A great deal has been written about the cost of welfare, rise of illegitimacy, decline in public education and racial differences in academic achievement. Very little has been written about the link between welfare and those phenomena.
They are all direct results. Welfare affects a process known as maternal-infant attachments that is the psychophysiologic foundation of early infant brain development and future IQ. Welfare is the X factor in many of society’s ills.
This essay will address that connection. We will also examine the politically taboo subject of racial differences in test scores viewed through the prism of a social scientist. It is my hope this will stimulate a much-needed public conversation about what ails the nation and what steps are needed to get it back on track. In a word, the answers are more marriage, not welfare checks and more fathers, not federal programs.
The Great Society forever changed the national culture. It institutionalized welfare and turned our traditional social order on its head. Since Lyndon Johnson announced his War on Poverty fifty years ago, marriage has virtually disappeared among minorities. Johnson’s vision is America’s nightmare.
Among Blacks, wedlock plummeted from 85% to 26%. Out of wedlock births skyrocketed from 22% to 90%. Among Hispanics, marriage dropped to 45%. Illegitimate births rose to 53%.  Marriages among Whites declined from 93% to 51%. Illegitimacy increased from 5% to 29%.  Is this the portrait of a Great Society?
The results of the nation’s report card, the National Assessment of Educational Progress (NAEP), mirror the rates of illegitimacy: the higher the rate, the lower the test scores. In 2003, the illegitimacy among Black females without a high school diploma was 92.1%.  The average NAEP score for Black students was 33 points lower than those for White students. In 2013, illegitimacy among Blacks was 75-80%. The performance gap between their scores and those of White students was 31. The performance gap between Hispanic and White students was 30 points in 2003 and 31 points in 2013. 
National School Lunch Program (NSLP) data are an indicator of welfare enrollment. The percentages of students eligible for free lunch or reduced fee lunch by race mirror those for out of wedlock births. 82% of urban Hispanic students and 80% of urban Black students are eligible for the government’s national free lunch program. The data for suburban and rural communities as well as small towns are very similar.
This is a national social plague. 50% of 8th grade students qualify for NSLP in many states.  62% of urban 4th grade students qualify as well. The numbers of students raised by unwed mothers on welfare should give the citizenry pause. They are a reflection of how far our nation and culture have fallen. They are also a vision of our future.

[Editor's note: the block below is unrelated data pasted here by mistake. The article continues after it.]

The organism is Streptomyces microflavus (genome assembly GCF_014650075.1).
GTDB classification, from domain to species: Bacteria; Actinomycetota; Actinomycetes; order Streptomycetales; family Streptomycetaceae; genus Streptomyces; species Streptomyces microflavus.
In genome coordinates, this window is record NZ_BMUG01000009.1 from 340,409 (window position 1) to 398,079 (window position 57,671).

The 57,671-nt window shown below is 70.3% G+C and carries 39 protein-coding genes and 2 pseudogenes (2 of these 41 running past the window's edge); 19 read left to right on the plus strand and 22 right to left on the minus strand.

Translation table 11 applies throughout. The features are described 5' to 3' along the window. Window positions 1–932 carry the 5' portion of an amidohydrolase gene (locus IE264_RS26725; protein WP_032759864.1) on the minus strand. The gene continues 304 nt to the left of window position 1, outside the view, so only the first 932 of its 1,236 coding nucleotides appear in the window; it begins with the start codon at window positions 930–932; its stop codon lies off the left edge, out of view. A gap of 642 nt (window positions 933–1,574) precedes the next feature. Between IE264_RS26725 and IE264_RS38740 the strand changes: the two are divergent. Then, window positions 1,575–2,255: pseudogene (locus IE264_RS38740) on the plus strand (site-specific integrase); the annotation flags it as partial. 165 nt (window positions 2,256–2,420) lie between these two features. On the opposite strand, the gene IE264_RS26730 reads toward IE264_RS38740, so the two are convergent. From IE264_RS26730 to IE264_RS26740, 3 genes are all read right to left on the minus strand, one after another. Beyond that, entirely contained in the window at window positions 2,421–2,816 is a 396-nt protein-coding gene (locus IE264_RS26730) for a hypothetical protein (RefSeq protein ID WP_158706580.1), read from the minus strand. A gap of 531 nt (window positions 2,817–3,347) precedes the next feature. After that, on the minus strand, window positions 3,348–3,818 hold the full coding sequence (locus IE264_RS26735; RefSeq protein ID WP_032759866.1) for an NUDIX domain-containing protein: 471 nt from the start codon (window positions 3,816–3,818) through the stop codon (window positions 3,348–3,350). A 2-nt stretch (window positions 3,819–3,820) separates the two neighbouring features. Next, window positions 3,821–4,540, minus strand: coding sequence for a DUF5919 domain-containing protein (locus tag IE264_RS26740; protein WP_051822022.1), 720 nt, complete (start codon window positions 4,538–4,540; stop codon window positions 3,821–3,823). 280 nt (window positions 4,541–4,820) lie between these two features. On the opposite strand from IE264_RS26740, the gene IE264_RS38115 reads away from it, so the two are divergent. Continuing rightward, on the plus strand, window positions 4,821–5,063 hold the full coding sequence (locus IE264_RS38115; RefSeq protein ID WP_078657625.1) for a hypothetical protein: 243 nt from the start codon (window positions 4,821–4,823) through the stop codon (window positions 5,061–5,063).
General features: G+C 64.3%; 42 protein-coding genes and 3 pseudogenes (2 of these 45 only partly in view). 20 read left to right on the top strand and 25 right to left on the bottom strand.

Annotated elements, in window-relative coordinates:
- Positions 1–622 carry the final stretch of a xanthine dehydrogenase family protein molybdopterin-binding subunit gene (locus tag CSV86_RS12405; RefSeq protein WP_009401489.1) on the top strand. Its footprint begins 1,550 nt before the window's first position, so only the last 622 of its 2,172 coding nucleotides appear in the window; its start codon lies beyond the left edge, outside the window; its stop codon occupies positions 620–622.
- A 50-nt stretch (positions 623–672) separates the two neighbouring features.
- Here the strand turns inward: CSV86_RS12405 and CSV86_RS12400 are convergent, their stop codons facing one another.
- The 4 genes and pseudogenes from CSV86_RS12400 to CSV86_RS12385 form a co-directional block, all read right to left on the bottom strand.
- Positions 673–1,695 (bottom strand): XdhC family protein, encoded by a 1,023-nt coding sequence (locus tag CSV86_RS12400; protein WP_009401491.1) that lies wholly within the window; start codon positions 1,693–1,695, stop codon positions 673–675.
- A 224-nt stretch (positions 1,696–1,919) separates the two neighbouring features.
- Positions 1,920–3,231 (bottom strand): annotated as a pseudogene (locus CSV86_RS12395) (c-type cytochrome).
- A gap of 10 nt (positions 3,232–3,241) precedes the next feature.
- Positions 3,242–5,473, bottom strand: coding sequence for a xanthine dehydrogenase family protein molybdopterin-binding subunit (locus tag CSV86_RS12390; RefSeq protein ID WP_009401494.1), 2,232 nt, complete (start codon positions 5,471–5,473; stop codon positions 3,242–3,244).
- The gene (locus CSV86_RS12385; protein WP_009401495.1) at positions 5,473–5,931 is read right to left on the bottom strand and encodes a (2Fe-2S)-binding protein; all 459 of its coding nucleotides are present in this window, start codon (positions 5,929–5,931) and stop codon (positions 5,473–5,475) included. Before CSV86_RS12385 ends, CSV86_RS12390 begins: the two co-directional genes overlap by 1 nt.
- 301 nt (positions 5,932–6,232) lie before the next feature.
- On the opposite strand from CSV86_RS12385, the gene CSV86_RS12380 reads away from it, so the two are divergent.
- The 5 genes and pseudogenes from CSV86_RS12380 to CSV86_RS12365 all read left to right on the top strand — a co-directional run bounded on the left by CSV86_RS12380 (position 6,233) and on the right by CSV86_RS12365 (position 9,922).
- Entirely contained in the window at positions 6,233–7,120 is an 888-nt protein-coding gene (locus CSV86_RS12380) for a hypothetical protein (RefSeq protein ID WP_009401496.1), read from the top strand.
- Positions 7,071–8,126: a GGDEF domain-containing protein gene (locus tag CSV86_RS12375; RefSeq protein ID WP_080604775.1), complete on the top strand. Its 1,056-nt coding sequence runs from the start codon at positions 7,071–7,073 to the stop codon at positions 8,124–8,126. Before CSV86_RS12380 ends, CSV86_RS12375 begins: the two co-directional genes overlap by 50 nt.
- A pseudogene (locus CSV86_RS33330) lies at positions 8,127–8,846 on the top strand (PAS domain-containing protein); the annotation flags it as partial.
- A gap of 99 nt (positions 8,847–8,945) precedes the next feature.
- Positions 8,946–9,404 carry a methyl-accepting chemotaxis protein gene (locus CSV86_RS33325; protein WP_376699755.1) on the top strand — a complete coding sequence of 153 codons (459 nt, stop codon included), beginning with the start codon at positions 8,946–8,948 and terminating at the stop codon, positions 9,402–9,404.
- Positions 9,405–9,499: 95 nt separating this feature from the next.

NAEP scores in mathematics reveal significant performance gaps between students who qualify for free lunch and those who do not. Test scores for 4th grade White students ineligible for NSLP are 247 for 2003, 250 for 2005 and 252 for 2007. The scores for their eligible White classmates are 229, 233 and 235. The performance gap is seventeen-points. 
The same relationship holds true in the 8th grade. Scores for ineligible White students are 291, 292 and 295. The performance gap for their NSLP White eligible peers averaged 20 points. Corresponding scores for Black students are 262, 264 and 268 with a fifteen-point performance gap for NSLP eligible students.  Is the difference surprising? Could it be otherwise?
In 2013, students who were eligible for free or reduced-price school lunch had an average NAEP score that was 27 points lower than students who were not eligible. The performance gap in 2003 was 17 points. Poverty in single parent families is four times higher than in married families with two-parents. 
Brain development, measured by IQ, is highly correlated with the strength of what is called maternal-infant attachment. The stronger the bond between them, the more the mother interacts, coos and plays with her baby. It is the degree of stimulation she provides that promotes development of the infant’s brain and expansion of its massive neuronal network. Simply put, the quality of mothering is critical for the development of her infant’s intelligence.
Married women have more time to cuddle, teach and play with their infants. Married women are constantly talking to their babies. One study estimated the difference to be millions of words during the first year compared to mere thousands.
English pediatrician and psychoanalyst David Winnicott called this good enough mothering. Its absence results in the infant’s failure to thrive. The brain fails to thrive as well. In the mother’s prolonged or total absence, as in abandonment, the infant can die.
Married women are more likely to be good-enough mothers. Consequently, their children tend to have higher scores on measures of intelligence or aptitude. Studies on infant brain development show significant differences between babies raised by married or single mothers. Babies of married women tested at 18 and 36 months have a significantly higher IQ.
It is the mother’s boundless love and stimulation that constitute the neurophysiological X factor that unwed mothers lack and their infants must do without. Deprived of adequate attachment during this critical period, optimal brain development fails to occur. Critical points for infant brain development, as for normal fetal development, cannot physiologically be recaptured five or ten years later in life. This is the hidden cost of welfare.